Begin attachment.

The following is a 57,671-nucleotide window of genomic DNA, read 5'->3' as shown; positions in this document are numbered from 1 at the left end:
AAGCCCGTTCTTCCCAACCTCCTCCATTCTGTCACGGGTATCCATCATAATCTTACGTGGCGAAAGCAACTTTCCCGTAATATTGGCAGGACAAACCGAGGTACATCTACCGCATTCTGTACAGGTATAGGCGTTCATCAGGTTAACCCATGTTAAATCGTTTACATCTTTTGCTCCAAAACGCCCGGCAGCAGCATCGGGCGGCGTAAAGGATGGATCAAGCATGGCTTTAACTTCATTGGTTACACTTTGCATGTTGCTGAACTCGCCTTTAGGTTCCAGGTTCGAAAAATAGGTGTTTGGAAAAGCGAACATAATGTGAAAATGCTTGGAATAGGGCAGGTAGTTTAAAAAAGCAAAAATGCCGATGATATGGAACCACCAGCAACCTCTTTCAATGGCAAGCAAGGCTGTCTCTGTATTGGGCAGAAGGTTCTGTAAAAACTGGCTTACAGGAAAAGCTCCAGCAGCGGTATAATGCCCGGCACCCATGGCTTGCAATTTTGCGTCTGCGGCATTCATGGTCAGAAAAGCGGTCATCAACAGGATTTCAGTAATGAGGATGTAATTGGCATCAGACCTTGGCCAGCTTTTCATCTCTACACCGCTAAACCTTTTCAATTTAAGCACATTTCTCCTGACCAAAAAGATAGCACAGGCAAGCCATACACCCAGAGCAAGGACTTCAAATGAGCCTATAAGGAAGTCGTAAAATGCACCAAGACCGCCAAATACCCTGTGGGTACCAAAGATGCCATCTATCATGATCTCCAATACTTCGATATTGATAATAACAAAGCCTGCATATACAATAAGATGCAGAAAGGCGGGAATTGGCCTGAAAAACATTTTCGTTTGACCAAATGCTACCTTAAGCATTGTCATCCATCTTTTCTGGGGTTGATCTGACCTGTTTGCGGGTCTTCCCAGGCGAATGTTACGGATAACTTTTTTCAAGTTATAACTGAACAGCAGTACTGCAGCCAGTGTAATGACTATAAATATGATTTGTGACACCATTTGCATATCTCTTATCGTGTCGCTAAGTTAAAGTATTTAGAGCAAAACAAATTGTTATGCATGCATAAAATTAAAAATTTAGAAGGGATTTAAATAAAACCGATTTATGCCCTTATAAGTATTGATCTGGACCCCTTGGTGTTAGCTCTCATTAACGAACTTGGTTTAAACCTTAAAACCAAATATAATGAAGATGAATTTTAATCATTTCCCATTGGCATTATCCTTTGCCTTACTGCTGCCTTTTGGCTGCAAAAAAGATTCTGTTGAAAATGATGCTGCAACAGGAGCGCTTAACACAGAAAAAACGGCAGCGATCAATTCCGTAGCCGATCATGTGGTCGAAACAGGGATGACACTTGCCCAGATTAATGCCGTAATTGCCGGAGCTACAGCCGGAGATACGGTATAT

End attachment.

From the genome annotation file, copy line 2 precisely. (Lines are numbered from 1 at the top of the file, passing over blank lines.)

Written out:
AAGCCCGTTCTTCCCAACCTCCTCCATTCTGTCACGGGTATCCATCATAATCTTACGTGGCGAAAGCAACTTTCCCGTAATATTGGCAGGACAAACCGAGGTACATCTACCGCATTCTGTACAGGTATAGGCGTTCATCAGGTTAACCCATGTTAAATCGTTTACATCTTTTGCTCCAAAACGCCCGGCAGCAGCATCGGGCGGCGTAAAGGATGGATCAAGCATGGCTTTAACTTCATTGGTTACACTTTGCATGTTGCTGAACTCGCCTTTAGGTTCCAGGTTCGAAAAATAGGTGTTTGGAAAAGCGAACATAATGTGAAAATGCTTGGAATAGGGCAGGTAGTTTAAAAAAGCAAAAATGCCGATGATATGGAACCACCAGCAACCTCTTTCAATGGCAAGCAAGGCTGTCTCTGTATTGGGCAGAAGGTTCTGTAAAAACTGGCTTACAGGAAAAGCTCCAGCAGCGGTATAATGCCCGGCACCCATGGCTTGCAATTTTGCGTCTGCGGCATTCATGGTCAGAAAAGCGGTCATCAACAGGATTTCAGTAATGAGGATGTAATTGGCATCAGACCTTGGCCAGCTTTTCATCTCTACACCGCTAAACCTTTTCAATTTAAGCACATTTCTCCTGACCAAAAAGATAGCACAGGCAAGCCATACACCCAGAGCAAGGACTTCAAATGAGCCTATAAGGAAGTCGTAAAATGCACCAAGACCGCCAAATACCCTGTGGGTACCAAAGATGCCATCTATCATGATCTCCAATACTTCGATATTGATAATAACAAAGCCTGCATATACAATAAGATGCAGAAAGGCGGGAATTGGCCTGAAAAACATTTTCGTTTGACCAAATGCTACCTTAAGCATTGTCATCCATCTTTTCTGGGGTTGATCTGACCTGTTTGCGGGTCTTCCCAGGCGAATGTTACGGATAACTTTTTTCAAGTTATAACTGAACAGCAGTACTGCAGCCAGTGTAATGACTATAAATATGATTTGTGACACCATTTGCATATCTCTTATCGTGTCGCTAAGTTAAAGTATTTAGAGCAAAACAAATTGTTATGCATGCATAAAATTAAAAATTTAGAAGGGATTTAAATAAAACCGATTTATGCCCTTATAAGTATTGATCTGGACCCCTTGGTGTTAGCTCTCATTAACGAACTTGGTTTAAACCTTAAAACCAAATATAATGAAGATGAATTTTAATCATTTCCCATTGGCATTATCCTTTGCCTTACTGCTGCCTTTTGGCTGCAAAAAAGATTCTGTTGAAAATGATGCTGCAACAGGAGCGCTTAACACAGAAAAAACGGCAGCGATCAATTCCGTAGCCGATCATGTGGTCGAAACAGGGATGACACTTGCCCAGATTAATGCCGTAATTGCCGGAGCTACAGCCGGAGATACGGTATAT